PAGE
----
Background: The risk of lung cancer has been shown to be related to socioeconomic status (SES). Because the Canadian Cancer Registry does not contain socioeconomic data, the 1991 Canadian Census Cohort was used to study social determinants of lung cancer risk in the general Canadian population. Data and methods: This study examines incidence rates of lung cancer and histologic subtypes by educational attainment, income and occupation in a broadly representative sample of Canadians aged 25 or older. Data for the 1991 Canadian Census Cohort were analyzed. The cohort comprised 2,734,835 individuals, among whom 215,700 new cancer cases were diagnosed from 1991 through 2003. Age-standardized incidence rates were calculated by age, sex, and SES using the direct method. Rate ratios, rate differences, and excess incidence were also calculated. Results: An inverse risk between lung cancer incidence and educational attainment, income and occupation emerged among men and women, and a stepped negative gradient in RRs was evident for all SES variables and age groups. If all cohort members had experienced the rate of those with a university degree, lung cancer incidence would have been 56% lower in men and 55% lower in women. If all cohort members had experienced the incidence rate of those in the highest income quintile, incidence would have been 33% lower in men and 25% lower in women. If all cohort members had experienced the rate of those in managerial occupations, incidence would have been 54% lower in men and 44% lower in women. Interpretation: A negative gradient in lung cancer risk was evident for all SES variables studied.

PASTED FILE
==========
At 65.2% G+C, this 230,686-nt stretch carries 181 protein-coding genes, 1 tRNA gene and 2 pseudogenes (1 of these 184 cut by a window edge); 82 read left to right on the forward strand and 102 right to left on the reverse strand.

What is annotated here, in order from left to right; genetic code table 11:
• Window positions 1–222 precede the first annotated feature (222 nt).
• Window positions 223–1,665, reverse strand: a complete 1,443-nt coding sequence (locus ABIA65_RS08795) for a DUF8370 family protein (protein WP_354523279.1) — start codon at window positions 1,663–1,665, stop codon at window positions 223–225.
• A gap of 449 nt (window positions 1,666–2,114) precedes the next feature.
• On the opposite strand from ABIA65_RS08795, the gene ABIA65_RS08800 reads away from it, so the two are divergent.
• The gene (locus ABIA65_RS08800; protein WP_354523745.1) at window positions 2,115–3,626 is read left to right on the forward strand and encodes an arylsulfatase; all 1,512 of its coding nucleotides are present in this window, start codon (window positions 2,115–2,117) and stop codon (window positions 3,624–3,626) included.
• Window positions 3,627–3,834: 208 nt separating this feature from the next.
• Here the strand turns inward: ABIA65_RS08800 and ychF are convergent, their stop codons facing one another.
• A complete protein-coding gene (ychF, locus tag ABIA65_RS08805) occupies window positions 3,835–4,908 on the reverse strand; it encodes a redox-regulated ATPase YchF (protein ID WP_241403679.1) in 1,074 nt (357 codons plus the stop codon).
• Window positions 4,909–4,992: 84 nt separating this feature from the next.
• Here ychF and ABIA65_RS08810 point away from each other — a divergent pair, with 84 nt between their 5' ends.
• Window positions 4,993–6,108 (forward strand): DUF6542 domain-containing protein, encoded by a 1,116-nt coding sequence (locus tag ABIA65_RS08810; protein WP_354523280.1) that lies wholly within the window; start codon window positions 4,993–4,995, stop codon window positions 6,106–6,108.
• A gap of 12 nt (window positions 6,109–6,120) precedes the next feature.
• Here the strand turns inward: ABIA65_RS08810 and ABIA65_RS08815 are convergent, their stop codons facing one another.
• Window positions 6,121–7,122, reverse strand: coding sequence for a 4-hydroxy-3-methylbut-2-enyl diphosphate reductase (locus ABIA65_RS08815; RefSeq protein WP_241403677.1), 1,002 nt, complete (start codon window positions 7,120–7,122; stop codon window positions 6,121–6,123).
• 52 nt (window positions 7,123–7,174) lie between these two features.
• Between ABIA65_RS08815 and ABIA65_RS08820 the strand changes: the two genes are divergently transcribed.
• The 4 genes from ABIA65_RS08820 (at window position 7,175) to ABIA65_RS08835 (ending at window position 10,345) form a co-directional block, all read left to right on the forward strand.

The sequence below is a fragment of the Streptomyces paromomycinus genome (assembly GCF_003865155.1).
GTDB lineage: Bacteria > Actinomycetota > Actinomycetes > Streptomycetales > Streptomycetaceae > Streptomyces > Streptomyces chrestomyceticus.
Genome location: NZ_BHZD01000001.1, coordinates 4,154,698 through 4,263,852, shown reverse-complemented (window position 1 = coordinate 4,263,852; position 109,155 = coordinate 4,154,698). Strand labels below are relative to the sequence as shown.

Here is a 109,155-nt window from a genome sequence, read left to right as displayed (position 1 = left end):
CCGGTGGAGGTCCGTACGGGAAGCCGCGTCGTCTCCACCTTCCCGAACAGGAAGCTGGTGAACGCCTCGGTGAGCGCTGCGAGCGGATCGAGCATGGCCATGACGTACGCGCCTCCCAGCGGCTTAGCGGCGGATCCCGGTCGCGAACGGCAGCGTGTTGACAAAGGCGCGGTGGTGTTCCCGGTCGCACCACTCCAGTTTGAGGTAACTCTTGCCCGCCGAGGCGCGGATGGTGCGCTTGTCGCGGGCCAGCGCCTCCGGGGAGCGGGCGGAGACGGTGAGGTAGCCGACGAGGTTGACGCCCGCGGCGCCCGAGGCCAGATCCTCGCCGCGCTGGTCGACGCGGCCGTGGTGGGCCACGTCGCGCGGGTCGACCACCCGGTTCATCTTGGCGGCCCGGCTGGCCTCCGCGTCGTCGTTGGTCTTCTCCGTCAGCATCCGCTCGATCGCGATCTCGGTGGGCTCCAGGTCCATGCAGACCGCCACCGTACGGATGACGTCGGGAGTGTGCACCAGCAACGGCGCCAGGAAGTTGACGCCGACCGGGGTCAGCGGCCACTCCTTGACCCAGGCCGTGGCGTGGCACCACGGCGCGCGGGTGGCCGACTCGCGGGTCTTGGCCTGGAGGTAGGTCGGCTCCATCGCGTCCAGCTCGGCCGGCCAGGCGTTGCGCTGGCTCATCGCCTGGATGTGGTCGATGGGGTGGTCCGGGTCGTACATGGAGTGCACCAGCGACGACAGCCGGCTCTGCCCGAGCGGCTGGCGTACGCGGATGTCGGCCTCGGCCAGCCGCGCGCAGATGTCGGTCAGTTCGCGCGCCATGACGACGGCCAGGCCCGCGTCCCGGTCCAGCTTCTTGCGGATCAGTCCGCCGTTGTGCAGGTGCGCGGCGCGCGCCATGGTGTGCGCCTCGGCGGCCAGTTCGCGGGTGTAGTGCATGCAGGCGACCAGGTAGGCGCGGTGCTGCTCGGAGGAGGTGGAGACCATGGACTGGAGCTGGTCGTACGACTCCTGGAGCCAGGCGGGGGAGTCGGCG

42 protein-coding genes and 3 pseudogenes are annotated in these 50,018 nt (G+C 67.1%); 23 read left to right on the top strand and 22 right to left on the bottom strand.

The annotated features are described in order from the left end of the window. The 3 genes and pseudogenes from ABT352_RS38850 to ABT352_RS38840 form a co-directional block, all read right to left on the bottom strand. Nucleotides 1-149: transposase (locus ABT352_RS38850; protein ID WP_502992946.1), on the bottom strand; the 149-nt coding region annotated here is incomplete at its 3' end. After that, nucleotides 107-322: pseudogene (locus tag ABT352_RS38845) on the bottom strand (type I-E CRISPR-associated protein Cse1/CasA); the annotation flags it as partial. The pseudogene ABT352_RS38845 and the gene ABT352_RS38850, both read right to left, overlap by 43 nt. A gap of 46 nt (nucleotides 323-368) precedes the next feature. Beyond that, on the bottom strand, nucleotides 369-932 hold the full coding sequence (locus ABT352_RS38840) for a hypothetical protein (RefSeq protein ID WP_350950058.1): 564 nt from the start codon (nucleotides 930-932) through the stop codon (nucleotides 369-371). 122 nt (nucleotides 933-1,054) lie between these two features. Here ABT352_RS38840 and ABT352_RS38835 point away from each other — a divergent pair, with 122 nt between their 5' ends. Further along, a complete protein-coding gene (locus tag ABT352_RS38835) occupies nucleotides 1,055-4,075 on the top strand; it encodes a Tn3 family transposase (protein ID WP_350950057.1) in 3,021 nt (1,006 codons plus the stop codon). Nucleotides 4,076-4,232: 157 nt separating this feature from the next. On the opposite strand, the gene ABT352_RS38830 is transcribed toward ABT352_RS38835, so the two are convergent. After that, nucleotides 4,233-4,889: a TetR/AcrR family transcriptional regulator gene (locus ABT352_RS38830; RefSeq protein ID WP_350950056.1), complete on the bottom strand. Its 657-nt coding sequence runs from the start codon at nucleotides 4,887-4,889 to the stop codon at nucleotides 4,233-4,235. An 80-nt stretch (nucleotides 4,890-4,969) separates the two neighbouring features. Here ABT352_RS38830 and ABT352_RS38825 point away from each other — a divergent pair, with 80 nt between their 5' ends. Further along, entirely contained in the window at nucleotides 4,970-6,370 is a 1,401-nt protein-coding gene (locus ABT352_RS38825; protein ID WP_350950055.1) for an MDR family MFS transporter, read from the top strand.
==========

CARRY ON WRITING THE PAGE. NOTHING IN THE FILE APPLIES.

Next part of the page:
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Keywords Age-standardized incidence rates, Longitudinal study, Lung cancer, Record linkage, Social determinants of health, Socioeconomic inequalities
Journal Health Reports
Citation
Mitra, D. (Debjani), Shaw, A. (Amanda), Tjepkema, M. (Michael), & Peters, P. (2015). Social determinants of lung cancer incidence in Canada: A 13-year prospective study. Health Reports, 26(6), 12–20.